In order to predict ligand binding (sites, poses and affinities), we first need to determine a 3-dimensional structure of the protein in question, which can be done using several experimental or computational methods [11, 12]. Structure-based pocket prediction employs geometrical algorithms or probes mapping/docking algorithms . Comparing these two kinds of methods, it can be said that the geometrical algorithms have low computational costs in contrast to the mapping/docking and scoring of molecular fragments, but the latter algorithms have a greater physical meaning. Geometrical algorithms analyze protein surfaces, and once a structure has been determined, a number of algorithms may be used to predict binding pockets on the protein surface [14–19]. One such example, SURFNET , fits spheres into the spaces between protein atoms and finds gap regions. The results obtained this way correspond to the cavities and keys of a given protein. An algorithm based on geometric hashing called VISGRID  uses the visibility of constituent atoms to identify cavities. “Active site points” are identified by PASS . In this method the protein surface is coated with a layer of spherical probes, then those that clash with the protein or which are not sufficiently buried are filtered out. The active site points are identified from the final probes. Another method is LIGSITE [14, 21], which is an improvement of the POCKET algorithm . This algorithm puts protein-occupied space in a grid and identifies clefts by scanning areas that are enclosed on both sides by the protein’s atoms. An alpha-shape algorithm is used by CAST  and APROPOS . DRUGSITE  and POCKET-FINDER , in addition to the protein’s shape, also consider physicochemical properties for identification of ligand binding pockets. Further geometrical algorithms are TRAVEL DEPTH , VOIDOO , and CAVITY SEARCH . QSITEFINDER  uses interaction energy computation between the protein and a van der Waals probe to find favorable binding sites. Some methods using mapping/docking and scoring of molecular fragment concepts are described by Dennis et al. , Kortvelyesi et al. , Ruppert et al. , and Verdonk et al. . There are also several docking based methods that use ligands to probe the proteins for binding sites [31–34].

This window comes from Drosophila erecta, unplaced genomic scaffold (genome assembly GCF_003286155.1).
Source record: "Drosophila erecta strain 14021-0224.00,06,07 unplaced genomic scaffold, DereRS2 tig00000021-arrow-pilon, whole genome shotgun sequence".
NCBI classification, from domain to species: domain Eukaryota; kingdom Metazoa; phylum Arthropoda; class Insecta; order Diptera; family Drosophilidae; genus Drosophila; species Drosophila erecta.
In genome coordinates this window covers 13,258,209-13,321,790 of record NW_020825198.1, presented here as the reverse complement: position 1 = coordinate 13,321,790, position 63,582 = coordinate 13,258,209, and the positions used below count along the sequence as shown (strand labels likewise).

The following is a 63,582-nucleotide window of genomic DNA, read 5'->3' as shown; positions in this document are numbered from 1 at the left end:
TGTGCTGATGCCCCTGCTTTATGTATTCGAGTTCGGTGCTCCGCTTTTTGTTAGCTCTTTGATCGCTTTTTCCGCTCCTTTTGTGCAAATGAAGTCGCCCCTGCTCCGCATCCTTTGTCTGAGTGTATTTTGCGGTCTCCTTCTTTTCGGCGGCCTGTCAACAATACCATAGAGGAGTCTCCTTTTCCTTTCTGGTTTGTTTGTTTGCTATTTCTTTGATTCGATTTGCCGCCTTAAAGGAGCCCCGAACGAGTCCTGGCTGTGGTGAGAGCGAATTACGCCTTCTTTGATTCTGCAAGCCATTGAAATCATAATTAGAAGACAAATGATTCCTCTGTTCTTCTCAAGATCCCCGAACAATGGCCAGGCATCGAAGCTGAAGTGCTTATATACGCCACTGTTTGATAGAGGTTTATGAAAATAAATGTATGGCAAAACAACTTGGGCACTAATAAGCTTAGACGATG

Computer-aided drug design often applies protein–ligand docking methods, most commonly structure-based methods. These methods provide support to the rational design and optimization of novel drug candidates . Many structure-based protein–ligand docking methods have been reported in the literature [36–41]. These methods generally rely on first identifying a ligand-binding pocket in the protein structure.